Regenerative medicine took a step forward on Monday with the announcement of the creation of the first disease-specific line of embryonic stem cells made with a patient's own DNA.
The work was led by Dieter Egli of the New York Stem Cell Foundation (NYSCF) and was published Monday in Nature.
"This is a really important step forward in our quest to develop healthy, patient-specific stem cells that can be used to replace cells that are diseased or dead," said Susan Solomon, chief executive officer of NYSCF, which she co-founded in 2005 partly to search for a cure for her son's diabetes.
Stem cells could one day be used to treat not only diabetes but also other diseases, such as Parkinson's and Alzheimer's.
Embryonic Stem Cells Morph Into Beta Cells
In Type 1 diabetes, the body loses its ability to produce insulin wheninsulin-producing beta cells in the pancreas become damaged. Ideally this problem could be corrected with replacement therapy, using stem cells to create beta cells the body would recognize as its own because they contain the patient's own genome. This is the holy grail of personalized medicine.
To create a patient-specific line of embryonic stem cells, Egli and his colleagues used a technique known as somatic cell nuclear transfer. They took skin cells from the female patient, removed the nucleus from one cell and then inserted it into a donor egg cell—an oocyte—from which the nucleus had been removed.
They stimulated the egg to grow until it became a blastocyst, a hundred-cell embryo in which some cells are "pluripotent," or capable of turning into any type of cell in the body. The researchers then directed a few of those embryonic stem cells to become beta cells. To their delight, the beta cells in the lab produced insulin, just as they would have in the body.
This research builds on work done last year in which scientists from the Oregon Health and Science University used the somatic cell nuclear transfer technique with skin cells from a fetus. It also advances previous work done by Egli and his colleagues in 2011, in which they created embryonic stem cell lines with an extra set of chromosomes. (The new stem cells, and the ones from Oregon, have the normal number of chromosomes.)
Shoukhrat Mitalipov, director of the Center for Embryonic Cell and Gene Therapy in Oregon, praised Egli's work: "Personally knowing Egli and his team, I have no doubts that they derived stem cells from nuclear transfer."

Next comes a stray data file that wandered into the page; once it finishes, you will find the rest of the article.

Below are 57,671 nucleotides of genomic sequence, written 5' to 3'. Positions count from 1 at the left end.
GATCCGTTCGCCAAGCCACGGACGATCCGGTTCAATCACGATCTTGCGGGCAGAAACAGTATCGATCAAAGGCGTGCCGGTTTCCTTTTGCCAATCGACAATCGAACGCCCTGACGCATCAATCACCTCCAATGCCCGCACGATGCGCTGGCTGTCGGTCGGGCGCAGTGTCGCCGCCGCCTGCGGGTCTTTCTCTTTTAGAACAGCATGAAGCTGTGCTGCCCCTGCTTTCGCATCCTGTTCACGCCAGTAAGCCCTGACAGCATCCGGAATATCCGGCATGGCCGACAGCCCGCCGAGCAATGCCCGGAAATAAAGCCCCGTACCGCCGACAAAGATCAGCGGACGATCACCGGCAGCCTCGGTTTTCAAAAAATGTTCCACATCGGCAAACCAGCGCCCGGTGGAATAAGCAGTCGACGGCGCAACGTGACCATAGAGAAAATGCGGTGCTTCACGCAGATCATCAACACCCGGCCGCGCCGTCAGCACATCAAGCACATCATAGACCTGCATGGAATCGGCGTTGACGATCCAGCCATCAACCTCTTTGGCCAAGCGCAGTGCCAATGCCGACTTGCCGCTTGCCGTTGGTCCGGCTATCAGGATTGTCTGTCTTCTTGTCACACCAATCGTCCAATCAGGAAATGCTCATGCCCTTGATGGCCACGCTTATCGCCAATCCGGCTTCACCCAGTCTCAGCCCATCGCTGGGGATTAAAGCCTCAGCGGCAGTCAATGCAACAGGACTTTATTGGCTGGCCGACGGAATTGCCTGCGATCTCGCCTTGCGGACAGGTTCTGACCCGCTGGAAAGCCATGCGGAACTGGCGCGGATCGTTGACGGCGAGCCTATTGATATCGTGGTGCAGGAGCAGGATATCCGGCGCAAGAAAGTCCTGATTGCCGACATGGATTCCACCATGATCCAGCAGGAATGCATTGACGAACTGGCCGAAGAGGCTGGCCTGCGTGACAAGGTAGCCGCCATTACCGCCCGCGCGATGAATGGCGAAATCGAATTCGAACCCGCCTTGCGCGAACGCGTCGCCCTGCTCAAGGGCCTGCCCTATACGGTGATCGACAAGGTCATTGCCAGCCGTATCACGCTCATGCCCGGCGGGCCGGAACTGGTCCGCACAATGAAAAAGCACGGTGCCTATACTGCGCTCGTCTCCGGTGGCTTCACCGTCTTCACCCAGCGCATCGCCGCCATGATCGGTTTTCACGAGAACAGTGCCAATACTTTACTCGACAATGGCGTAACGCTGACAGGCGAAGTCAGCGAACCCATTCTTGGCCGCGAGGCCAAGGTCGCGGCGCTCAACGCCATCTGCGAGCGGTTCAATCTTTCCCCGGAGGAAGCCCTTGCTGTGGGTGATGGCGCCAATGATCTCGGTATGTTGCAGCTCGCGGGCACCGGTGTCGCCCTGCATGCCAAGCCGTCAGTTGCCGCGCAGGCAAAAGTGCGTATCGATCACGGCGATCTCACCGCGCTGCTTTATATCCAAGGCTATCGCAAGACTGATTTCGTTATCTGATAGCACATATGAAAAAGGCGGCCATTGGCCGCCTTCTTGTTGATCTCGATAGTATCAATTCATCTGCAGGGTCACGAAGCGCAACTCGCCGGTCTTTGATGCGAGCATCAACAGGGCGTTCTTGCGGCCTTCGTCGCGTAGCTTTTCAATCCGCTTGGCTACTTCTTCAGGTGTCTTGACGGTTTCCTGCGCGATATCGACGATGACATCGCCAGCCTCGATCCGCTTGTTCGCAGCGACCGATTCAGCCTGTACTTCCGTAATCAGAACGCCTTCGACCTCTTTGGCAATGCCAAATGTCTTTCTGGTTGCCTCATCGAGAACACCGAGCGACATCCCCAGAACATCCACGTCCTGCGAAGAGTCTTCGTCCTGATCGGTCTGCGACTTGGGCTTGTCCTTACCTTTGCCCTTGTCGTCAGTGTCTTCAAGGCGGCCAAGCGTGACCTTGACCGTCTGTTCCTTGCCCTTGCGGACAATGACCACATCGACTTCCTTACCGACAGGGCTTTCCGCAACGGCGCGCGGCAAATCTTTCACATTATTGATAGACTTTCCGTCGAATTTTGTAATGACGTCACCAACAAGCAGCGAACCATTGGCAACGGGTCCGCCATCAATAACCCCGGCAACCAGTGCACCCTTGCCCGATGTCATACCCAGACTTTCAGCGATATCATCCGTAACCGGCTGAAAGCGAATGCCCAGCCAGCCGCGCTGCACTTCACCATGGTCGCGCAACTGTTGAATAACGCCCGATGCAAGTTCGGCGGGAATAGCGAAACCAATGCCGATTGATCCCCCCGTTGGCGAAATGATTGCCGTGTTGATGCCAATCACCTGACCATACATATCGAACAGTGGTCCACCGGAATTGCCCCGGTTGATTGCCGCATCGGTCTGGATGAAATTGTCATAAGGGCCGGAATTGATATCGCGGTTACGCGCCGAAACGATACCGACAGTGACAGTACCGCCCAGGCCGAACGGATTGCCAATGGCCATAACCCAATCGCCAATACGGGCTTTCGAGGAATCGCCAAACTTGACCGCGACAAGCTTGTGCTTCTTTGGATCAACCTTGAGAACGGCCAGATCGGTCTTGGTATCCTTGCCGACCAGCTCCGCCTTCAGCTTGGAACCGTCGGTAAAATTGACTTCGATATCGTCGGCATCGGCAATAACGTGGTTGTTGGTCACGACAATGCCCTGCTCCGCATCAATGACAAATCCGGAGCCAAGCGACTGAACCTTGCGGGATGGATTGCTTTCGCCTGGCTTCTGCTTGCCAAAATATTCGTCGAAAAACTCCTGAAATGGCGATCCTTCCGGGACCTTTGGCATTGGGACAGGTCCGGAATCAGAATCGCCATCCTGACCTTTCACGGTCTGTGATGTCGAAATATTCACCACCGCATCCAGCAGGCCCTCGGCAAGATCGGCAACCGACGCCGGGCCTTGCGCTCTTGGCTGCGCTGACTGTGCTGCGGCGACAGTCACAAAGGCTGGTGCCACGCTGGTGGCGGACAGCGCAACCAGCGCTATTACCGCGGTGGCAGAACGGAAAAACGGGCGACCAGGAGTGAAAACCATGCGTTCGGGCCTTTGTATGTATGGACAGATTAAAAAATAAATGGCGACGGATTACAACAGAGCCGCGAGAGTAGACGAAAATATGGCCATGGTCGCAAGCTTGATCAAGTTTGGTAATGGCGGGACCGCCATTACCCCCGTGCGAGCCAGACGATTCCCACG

Replacing damaged cells with new ones created through stem cell technology could "dramatically change treatment and possibly even [provide] cures" for diseases like diabetes, Solomon said.
But with diabetes, replacement therapy comes with a catch:autoimmunity. For unknown reasons, in Type-1 diabetes the immune system destroys the body's own beta cells, mistakenly treating them as invaders. If new beta cells were introduced—even ones derived from the patient's own cells—the immune system would attack them too. Scientists have yet to devise a way around this.
Another problem with the technique, according to geneticist George Church of Harvard Medical School, is "where to get the oocytes. Human oocytes are currently precious," he said, because retrieval is not simple: Donors have to go through hormonal treatment, and egg retrieval involves minor surgery. "I can imagine ways to alleviate this," he said, "but the authors don't address this."
Because it involves the creation and destruction of human blastocysts, the somatic cell nuclear transfer technique remains politically and ethically charged. Some also worry that the method might be used one day for human cloning or to create designer babies.
Most stem cell labs now use a less controversial technique discovered in 2007, which converts adult cells into stem-cell-like induced pluripotent stem (iPS) cells that can be grown into particular cell types, such as beta cells.
NYSCF is supporting research using both techniques, because each one has a function, Solomon said. The iPS technique is excellent for drug screening and disease modeling, but nuclear transfer might turn out to be better for cell-replacement therapy. "Too much is at stake to pick a favorite cell type yet," she said. "Our favorite is the one that will lead to better treatment."
Source: National Geographic by Robin Marantz Henig